New initiatives in Saudi Arabia are aimed at restoring these populations through new Marine Protected Areas.
4. Whale Sharks and Sea Turtles
The Saudi Arabian Red Sea is home to probably the world’s most interesting whale shark aggregation. This is a fact that usually surprises divers unfamiliar with the region.
But in the south of the country, whale sharks congregate each spring to feed on plankton that bloom in the spring currents.
And, unlike in other whale shark hotspots, there aren’t dozens of boats congregating around one animal.
Likewise, sea turtles frequent the entire coastline of Saudi Arabia, and you’re sure to see them in the popular reefs.
You may even come across a nesting sea turtle, as both green sea turtles and hawksbills nest in the area. Both of these species are endangered or critically endangered, and you should never disturb or approach nesting animals.
5. “Desert Seas”
This area is often referred to as a “Desert Sea”, because, well, it’s basically in a desert. This makes for some incredibly unique, and beautiful landscape settings and animals.
It’s not unusual to see meandering camels walk through the shallows on a surface interval near shore.
Even more surprising is observing a flock of flamingos wading in the sands near the reef in some lagoons – flamingos migrate through the area during some seasons.
In unpopulated coastal areas, the desert atmosphere makes for some incredible star gazing as well; clear views of the milky way moving across the sky above the sea are worth staying up late into the night for.
Camels, sand dunes, stargazing, flamingos, and coral reefs…what?
6. Mangroves and Seagrass
I think mangroves are one of the most underrated ocean habitats to visit and photograph. Divers often disregard mangrove forests because their usually to shallow to really dive in.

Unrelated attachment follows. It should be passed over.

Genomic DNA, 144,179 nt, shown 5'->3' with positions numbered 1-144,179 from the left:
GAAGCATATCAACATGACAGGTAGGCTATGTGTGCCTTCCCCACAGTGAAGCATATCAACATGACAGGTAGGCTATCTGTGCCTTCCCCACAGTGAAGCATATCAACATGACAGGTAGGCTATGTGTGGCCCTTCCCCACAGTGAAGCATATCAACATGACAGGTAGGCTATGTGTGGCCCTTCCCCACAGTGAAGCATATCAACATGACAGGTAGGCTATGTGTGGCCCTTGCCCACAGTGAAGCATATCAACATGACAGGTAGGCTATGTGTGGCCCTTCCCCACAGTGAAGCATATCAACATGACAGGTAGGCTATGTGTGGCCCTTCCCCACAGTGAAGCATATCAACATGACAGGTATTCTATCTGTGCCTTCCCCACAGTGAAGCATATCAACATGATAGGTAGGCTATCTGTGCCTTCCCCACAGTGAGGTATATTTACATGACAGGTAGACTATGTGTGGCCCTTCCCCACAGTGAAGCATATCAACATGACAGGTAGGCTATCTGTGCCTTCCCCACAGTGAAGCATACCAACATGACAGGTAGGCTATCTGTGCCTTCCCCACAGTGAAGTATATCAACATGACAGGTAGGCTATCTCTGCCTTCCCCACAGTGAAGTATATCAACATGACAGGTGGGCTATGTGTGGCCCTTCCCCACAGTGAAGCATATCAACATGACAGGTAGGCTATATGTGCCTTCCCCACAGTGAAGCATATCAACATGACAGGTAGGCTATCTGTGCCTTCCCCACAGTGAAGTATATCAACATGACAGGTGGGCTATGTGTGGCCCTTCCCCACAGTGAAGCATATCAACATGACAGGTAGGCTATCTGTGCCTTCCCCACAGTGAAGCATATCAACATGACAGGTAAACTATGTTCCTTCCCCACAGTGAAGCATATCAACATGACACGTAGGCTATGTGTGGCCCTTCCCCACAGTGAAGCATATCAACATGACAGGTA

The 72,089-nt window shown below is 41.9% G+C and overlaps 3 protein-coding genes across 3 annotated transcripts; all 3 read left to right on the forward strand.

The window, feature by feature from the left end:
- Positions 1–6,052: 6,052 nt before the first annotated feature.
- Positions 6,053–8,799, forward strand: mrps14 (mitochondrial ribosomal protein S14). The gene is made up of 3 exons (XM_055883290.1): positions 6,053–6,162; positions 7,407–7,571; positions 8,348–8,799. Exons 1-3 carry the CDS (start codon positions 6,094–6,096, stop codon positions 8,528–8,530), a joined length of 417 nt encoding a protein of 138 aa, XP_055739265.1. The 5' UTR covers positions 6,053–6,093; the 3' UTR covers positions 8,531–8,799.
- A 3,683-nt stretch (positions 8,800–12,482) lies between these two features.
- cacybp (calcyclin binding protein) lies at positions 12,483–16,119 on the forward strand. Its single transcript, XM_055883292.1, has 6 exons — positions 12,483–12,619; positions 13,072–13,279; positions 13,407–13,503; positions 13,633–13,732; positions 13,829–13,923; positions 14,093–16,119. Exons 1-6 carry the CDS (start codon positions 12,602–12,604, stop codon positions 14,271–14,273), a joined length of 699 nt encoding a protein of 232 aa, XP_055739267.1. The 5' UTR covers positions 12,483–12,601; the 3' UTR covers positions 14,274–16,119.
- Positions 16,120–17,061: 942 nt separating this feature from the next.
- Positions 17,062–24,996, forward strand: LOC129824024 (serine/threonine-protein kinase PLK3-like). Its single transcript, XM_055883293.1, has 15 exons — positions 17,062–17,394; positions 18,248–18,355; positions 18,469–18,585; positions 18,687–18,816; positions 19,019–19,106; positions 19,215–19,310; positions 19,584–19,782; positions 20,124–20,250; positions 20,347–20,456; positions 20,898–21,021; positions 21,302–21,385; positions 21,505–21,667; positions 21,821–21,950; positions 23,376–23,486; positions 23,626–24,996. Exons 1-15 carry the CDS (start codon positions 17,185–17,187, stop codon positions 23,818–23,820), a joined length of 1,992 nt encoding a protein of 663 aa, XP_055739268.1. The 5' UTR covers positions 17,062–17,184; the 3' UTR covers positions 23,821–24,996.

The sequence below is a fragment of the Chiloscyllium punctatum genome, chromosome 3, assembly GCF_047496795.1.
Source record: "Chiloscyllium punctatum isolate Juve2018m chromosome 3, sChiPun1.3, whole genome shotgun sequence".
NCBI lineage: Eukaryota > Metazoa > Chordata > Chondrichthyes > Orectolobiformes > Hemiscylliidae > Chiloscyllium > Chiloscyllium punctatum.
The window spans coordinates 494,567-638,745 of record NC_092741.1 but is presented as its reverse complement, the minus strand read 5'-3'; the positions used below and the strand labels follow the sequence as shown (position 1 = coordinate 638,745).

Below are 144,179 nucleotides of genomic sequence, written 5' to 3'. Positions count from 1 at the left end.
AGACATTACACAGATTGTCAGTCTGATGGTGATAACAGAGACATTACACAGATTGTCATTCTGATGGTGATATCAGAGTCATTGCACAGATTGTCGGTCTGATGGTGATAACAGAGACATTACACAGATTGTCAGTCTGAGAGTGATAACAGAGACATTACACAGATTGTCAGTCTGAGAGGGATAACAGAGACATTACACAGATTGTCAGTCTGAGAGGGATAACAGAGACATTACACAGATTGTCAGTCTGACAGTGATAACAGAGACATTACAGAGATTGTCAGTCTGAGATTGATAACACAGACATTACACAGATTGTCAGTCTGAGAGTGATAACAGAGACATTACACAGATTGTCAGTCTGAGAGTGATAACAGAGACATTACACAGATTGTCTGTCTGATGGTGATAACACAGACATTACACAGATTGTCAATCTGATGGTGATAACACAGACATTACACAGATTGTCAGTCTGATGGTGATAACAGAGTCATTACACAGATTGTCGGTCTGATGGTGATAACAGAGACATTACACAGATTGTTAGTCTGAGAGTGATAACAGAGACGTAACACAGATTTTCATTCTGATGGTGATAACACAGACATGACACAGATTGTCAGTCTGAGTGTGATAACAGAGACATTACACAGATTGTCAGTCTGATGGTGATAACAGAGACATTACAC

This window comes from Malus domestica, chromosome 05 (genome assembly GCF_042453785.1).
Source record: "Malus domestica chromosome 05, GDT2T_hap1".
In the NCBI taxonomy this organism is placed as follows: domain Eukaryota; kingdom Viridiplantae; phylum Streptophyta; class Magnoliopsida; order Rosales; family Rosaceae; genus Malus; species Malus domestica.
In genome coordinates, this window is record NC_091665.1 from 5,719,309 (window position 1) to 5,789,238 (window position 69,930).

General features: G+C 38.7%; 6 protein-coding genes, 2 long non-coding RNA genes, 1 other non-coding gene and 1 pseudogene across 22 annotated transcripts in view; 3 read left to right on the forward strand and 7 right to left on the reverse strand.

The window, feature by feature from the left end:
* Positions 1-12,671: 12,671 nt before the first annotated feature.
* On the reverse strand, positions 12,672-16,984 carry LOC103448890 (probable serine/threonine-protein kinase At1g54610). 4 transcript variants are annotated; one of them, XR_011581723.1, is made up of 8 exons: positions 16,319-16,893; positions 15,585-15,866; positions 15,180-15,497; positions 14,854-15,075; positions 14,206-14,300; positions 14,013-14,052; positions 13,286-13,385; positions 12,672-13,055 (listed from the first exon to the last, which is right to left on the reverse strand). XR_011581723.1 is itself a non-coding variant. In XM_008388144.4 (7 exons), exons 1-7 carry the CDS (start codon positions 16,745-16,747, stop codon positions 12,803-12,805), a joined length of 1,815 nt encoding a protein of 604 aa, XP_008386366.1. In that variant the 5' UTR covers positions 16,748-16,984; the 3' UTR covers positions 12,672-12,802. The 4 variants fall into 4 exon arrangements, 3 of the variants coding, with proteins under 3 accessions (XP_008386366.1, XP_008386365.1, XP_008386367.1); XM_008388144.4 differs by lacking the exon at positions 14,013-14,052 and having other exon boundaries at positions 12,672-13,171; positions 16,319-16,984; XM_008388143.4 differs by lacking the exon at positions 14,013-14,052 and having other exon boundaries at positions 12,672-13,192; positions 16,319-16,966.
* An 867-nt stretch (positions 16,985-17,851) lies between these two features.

But even a snorkel in a mangrove system can be a breathtaking experience.
There are two main species of Red Sea mangroves: red mangroves and white mangroves.
White mangroves are characterized by many short stubby “branches” that stick out of the water, sheltering blue-spotted rays, juvenile fish, crustaceans and more. Migratory birds like kingfishers and bee-eaters frequent the forests at different times during the year.
The most impressive mangrove in the Red Sea is the red mangrove. Unlike the white mangrove, red mangroves have tall prop roots, which set the scene for some beautiful splitshot photographs. These mangroves are said to have “one foot on land, and one foot in the sea.”
Small sharks, juvenile fish, cuttlefish, rays, and other species use these roots for protection; they are known as “nurseries.”
Similarly, in some places you can find seagrass meadows, which are also important nursery habitats for coral reef species.
If you’re incredibly lucky, you may even find a Saudi Arabian dugong grazing on seagrass; there is a very small, unstudied population of Saudi Arabian dugongs in the northern part of the country.
7. Red Sea Clownfish
This point is heavily biased. My graduate thesis focused on Red Sea clownfish, and my academic work continues to focus on these charismatic critters. But what is not to love about them?
The Red Sea has 7 different species of host sea anemones, but only one species of clownfish, and an endemic Red Sea species at that. In other words, if you want to see the Red Sea Clownfish (or, Two-Band Clownfish, Amphiprion bicinctus) outside of an aquarium, the Red Sea is your only option.
If you’re diving between November and March, watch pairs of clownfish closely. During these months, many pairs are protecting clutches of eggs; a male clownfish tending to a patch of eggs just under the tentacles of a sea anemone is a joy to see.
This concludes my top 7 reasons to visit and dive the Arabian Red Sea. What other reasons do you need??